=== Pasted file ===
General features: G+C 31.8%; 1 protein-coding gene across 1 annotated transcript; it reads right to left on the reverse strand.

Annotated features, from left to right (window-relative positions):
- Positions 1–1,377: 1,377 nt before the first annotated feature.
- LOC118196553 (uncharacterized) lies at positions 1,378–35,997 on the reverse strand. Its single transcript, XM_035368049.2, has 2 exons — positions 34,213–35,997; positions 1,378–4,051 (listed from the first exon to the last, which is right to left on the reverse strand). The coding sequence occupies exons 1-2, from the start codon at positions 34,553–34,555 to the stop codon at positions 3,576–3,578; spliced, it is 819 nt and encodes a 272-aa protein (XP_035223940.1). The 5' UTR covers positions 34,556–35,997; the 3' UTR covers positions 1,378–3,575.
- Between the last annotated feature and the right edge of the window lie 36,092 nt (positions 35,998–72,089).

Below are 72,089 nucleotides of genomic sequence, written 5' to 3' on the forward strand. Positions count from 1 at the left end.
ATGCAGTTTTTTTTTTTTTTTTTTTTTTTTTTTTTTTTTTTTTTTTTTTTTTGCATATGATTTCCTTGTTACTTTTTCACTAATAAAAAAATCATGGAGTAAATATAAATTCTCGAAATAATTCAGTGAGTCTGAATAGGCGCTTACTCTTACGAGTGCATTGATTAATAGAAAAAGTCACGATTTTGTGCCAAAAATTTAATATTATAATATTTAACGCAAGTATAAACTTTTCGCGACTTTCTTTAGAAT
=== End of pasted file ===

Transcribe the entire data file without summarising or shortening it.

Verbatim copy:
General features: G+C 31.8%; 1 protein-coding gene across 1 annotated transcript; it reads right to left on the reverse strand.

Annotated features, from left to right (window-relative positions):
- Positions 1–1,377: 1,377 nt before the first annotated feature.
- LOC118196553 (uncharacterized) lies at positions 1,378–35,997 on the reverse strand. Its single transcript, XM_035368049.2, has 2 exons — positions 34,213–35,997; positions 1,378–4,051 (listed from the first exon to the last, which is right to left on the reverse strand). The coding sequence occupies exons 1-2, from the start codon at positions 34,553–34,555 to the stop codon at positions 3,576–3,578; spliced, it is 819 nt and encodes a 272-aa protein (XP_035223940.1). The 5' UTR covers positions 34,556–35,997; the 3' UTR covers positions 1,378–3,575.
- Between the last annotated feature and the right edge of the window lie 36,092 nt (positions 35,998–72,089).

Below are 72,089 nucleotides of genomic sequence, written 5' to 3' on the forward strand. Positions count from 1 at the left end.
ATGCAGTTTTTTTTTTTTTTTTTTTTTTTTTTTTTTTTTTTTTTTTTTTTTTGCATATGATTTCCTTGTTACTTTTTCACTAATAAAAAAATCATGGAGTAAATATAAATTCTCGAAATAATTCAGTGAGTCTGAATAGGCGCTTACTCTTACGAGTGCATTGATTAATAGAAAAAGTCACGATTTTGTGCCAAAAATTTAATATTATAATATTTAACGCAAGTATAAACTTTTCGCGACTTTCTTTAGAAT